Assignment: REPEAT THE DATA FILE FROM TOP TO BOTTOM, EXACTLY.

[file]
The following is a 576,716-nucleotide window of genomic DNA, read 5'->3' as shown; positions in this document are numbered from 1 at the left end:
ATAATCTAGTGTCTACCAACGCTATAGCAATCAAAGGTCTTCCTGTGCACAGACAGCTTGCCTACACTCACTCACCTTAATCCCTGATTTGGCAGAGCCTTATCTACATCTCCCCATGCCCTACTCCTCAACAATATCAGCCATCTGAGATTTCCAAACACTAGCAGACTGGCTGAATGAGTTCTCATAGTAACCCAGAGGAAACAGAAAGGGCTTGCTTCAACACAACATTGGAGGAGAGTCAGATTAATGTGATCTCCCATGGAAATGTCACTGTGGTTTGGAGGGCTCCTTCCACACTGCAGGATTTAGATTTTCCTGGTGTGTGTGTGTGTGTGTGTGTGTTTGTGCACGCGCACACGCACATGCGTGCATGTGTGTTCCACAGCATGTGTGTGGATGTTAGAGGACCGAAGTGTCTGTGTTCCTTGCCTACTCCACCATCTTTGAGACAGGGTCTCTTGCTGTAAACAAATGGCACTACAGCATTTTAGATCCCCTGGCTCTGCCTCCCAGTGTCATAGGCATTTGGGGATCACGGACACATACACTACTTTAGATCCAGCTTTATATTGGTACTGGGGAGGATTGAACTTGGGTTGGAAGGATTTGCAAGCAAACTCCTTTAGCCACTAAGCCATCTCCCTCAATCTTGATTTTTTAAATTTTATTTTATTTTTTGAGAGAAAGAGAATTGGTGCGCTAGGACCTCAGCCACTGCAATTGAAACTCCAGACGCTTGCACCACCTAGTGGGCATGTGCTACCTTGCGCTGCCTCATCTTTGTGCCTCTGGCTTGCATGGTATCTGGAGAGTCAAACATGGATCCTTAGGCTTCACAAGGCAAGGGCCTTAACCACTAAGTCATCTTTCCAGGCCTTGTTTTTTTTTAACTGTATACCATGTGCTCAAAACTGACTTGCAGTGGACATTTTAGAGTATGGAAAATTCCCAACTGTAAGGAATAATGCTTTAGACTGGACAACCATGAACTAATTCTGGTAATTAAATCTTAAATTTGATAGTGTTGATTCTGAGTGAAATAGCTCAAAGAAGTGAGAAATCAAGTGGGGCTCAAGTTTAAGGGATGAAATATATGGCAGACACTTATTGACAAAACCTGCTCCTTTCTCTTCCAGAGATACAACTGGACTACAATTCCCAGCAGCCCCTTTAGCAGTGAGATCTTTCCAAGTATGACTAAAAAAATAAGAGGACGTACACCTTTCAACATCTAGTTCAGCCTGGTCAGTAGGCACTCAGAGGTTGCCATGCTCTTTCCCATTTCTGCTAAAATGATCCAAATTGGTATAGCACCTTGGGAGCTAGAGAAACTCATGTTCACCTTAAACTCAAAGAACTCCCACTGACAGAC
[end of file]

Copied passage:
The following is a 576,716-nucleotide window of genomic DNA, read 5'->3' as shown; positions in this document are numbered from 1 at the left end:
ATAATCTAGTGTCTACCAACGCTATAGCAATCAAAGGTCTTCCTGTGCACAGACAGCTTGCCTACACTCACTCACCTTAATCCCTGATTTGGCAGAGCCTTATCTACATCTCCCCATGCCCTACTCCTCAACAATATCAGCCATCTGAGATTTCCAAACACTAGCAGACTGGCTGAATGAGTTCTCATAGTAACCCAGAGGAAACAGAAAGGGCTTGCTTCAACACAACATTGGAGGAGAGTCAGATTAATGTGATCTCCCATGGAAATGTCACTGTGGTTTGGAGGGCTCCTTCCACACTGCAGGATTTAGATTTTCCTGGTGTGTGTGTGTGTGTGTGTGTGTTTGTGCACGCGCACACGCACATGCGTGCATGTGTGTTCCACAGCATGTGTGTGGATGTTAGAGGACCGAAGTGTCTGTGTTCCTTGCCTACTCCACCATCTTTGAGACAGGGTCTCTTGCTGTAAACAAATGGCACTACAGCATTTTAGATCCCCTGGCTCTGCCTCCCAGTGTCATAGGCATTTGGGGATCACGGACACATACACTACTTTAGATCCAGCTTTATATTGGTACTGGGGAGGATTGAACTTGGGTTGGAAGGATTTGCAAGCAAACTCCTTTAGCCACTAAGCCATCTCCCTCAATCTTGATTTTTTAAATTTTATTTTATTTTTTGAGAGAAAGAGAATTGGTGCGCTAGGACCTCAGCCACTGCAATTGAAACTCCAGACGCTTGCACCACCTAGTGGGCATGTGCTACCTTGCGCTGCCTCATCTTTGTGCCTCTGGCTTGCATGGTATCTGGAGAGTCAAACATGGATCCTTAGGCTTCACAAGGCAAGGGCCTTAACCACTAAGTCATCTTTCCAGGCCTTGTTTTTTTTTAACTGTATACCATGTGCTCAAAACTGACTTGCAGTGGACATTTTAGAGTATGGAAAATTCCCAACTGTAAGGAATAATGCTTTAGACTGGACAACCATGAACTAATTCTGGTAATTAAATCTTAAATTTGATAGTGTTGATTCTGAGTGAAATAGCTCAAAGAAGTGAGAAATCAAGTGGGGCTCAAGTTTAAGGGATGAAATATATGGCAGACACTTATTGACAAAACCTGCTCCTTTCTCTTCCAGAGATACAACTGGACTACAATTCCCAGCAGCCCCTTTAGCAGTGAGATCTTTCCAAGTATGACTAAAAAAATAAGAGGACGTACACCTTTCAACATCTAGTTCAGCCTGGTCAGTAGGCACTCAGAGGTTGCCATGCTCTTTCCCATTTCTGCTAAAATGATCCAAATTGGTATAGCACCTTGGGAGCTAGAGAAACTCATGTTCACCTTAAACTCAAAGAACTCCCACTGACAGAC